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Silk Willoughby

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Census

  • The parish was in the Sleaford sub-district of the Sleaford Registration District.
  • Check our Census Resource page for county-wide resources.
  • The table below gives census piece numbers, where known:
Census
Year
Piece No.
1841H.O. 107 / 624
1861R.G. 9 / 2343 & 2346
1871R.G. 10 / 3350
1891R.G. 12 / 2578
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Church History

  • The Anglican parish church is dedicated to Saint Denis and dates from Norman times.
  • The church was built between 1315 and 1360.
  • The church chancel was rebuilt in 1878.
  • The church was restored in 1907-8.
  • The church seats around 200.
  • There was a small chapel, probably Anglican, in the hamlet of Silkby, still in use in 1810. But it had disappeared by 1900.
  • There is a photograph of St. Denis Church on the Wendy PARKINSON English Church Photo web site.
  • Ian PATERSON has a photograph of the church on a snowy day, taken in December, 2009.
  • Here is a photo of St. Denis Church, taken by Ron COLE (who retains the copyright):

 

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Church Records

  • The Anglican parish register dates from 1559.
  • We have a small number of parish register entries in a text file. Your additions are welcome.
  • The Lincolnshire FHS has a Loan Library service which has the parish registers on microfiche for Baptisms from 1652 to 1812 and Marriages from 1652 to 1812.
  • The LFHS has published several indexes for the Lafford Deanery to make your search easier.
  • Check our Church Records page for county-wide resources.
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Civil Registration

  • The parish was in the Sleaford sub-district of the Sleaford Registration District.
  • Check our Civil Registration page for sources and background on Civil Registration which began in July, 1837.
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Description & Travel

Silk Willoughby is both a village and parish about 2 miles south of Sleaford and about 12 miles north-east of Grantham. Aswarby parish lies to the south and Quarrington parish to the north. In 1841, the parish covered 2,450 acres.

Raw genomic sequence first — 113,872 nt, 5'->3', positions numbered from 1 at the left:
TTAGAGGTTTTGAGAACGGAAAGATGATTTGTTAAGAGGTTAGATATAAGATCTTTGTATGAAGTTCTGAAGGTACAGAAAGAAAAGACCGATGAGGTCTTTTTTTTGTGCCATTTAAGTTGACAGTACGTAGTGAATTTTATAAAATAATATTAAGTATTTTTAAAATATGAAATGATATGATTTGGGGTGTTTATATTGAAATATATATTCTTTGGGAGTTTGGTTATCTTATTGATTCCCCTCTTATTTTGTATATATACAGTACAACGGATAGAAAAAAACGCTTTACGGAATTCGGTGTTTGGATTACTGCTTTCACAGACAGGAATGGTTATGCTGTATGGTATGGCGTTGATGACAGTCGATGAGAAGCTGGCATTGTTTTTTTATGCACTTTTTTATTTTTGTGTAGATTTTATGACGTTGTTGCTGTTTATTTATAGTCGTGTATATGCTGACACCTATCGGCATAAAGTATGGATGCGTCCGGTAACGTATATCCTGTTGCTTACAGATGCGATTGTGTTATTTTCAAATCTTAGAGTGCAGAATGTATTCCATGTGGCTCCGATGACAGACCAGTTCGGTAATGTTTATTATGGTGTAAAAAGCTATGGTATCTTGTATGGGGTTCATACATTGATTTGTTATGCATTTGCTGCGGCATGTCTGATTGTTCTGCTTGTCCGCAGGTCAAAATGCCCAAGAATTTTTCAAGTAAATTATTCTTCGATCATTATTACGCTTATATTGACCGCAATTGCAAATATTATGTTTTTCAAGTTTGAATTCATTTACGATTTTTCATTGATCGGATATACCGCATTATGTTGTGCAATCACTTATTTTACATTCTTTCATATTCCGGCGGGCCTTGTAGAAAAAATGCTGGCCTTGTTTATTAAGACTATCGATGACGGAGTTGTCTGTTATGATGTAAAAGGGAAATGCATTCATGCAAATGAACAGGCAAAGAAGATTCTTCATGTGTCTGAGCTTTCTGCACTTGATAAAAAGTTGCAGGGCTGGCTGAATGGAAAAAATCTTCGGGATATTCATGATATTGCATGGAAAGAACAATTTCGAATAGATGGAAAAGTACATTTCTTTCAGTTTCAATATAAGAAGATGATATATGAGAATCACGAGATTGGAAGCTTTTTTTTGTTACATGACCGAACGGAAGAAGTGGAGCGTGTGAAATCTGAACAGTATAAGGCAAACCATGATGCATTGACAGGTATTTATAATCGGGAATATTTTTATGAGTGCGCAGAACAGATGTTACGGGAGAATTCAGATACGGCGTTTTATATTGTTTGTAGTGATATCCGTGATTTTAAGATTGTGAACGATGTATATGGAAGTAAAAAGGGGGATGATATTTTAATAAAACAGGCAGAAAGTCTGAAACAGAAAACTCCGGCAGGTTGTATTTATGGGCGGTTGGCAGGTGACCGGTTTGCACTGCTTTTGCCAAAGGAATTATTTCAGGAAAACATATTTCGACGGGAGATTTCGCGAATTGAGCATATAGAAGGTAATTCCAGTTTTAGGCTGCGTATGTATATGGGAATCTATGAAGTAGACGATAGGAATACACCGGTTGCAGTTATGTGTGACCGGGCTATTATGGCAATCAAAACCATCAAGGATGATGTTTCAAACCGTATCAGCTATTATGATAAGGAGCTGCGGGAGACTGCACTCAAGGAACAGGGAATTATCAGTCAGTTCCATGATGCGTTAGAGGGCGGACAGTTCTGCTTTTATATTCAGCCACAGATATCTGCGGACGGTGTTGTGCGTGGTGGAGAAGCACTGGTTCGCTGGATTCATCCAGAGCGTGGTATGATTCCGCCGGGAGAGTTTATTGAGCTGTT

If you are planning a visit:

  • By automobile, the village is just east of the A15 between Bourne and Sleaford.
  • See our touring page for more sources.
You can see pictures of Silk Willoughby which are provided by:

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Gazetteers

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Historical Geography

You can see the administrative areas in which Silk Willoughby has been placed at times in the past. Select one to see a link to a map of that particular area.

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Manors

  • Anciently, this parish contained two manors, named after their families, which gave the parish their names: Silkebi and Wilgebi.
  • A large ancient farmhouse in the parish was reputed to be the manor house of the ARMYN family.
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Maps

  • See our "Maps" page for additional resources.

You can see maps centred on OS grid reference TF056428 (Lat/Lon: 52.972164, -0.428924), Silk Willoughby which are provided by:

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Names, Geographical

  • "Silk Willougby" also appears as "Silkby-cum-Willoughby" in many records.
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Politics & Government

  • Silkby was a separate hamlet until 1337, but its exact boundaries are unknown.
  • The parish was in the ancient Aswardhurn Wapentake in the North Kesteven division of the county, in the parts of Kesteven.
  • For today's district governance, see the North Kesteven District Council.
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Poor Houses, Poor Law

  • Bastardy cases would be heard in the Sleaford petty session hearings every Monday.
  • In 1718, Dame Margaret THOROLD of Syston, near Grantham, left land providing £10, generally given to the poor as coal at Christmas.
  • After the Poor Law reforms of 1834, the parish became part of the Sleaford Poor Law Union.
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Population

YearInhabitants
1801225
1841227
1871258
1881280
1891275
1901226
1911231
1921222
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Schools

  • In 1841, the rector of the parish was paying for the education of 12 poor children.
  • The parish had a Public Elementary School by 1900, built to hold 40 children.
  • For more on researching school records, see our Schools Research page.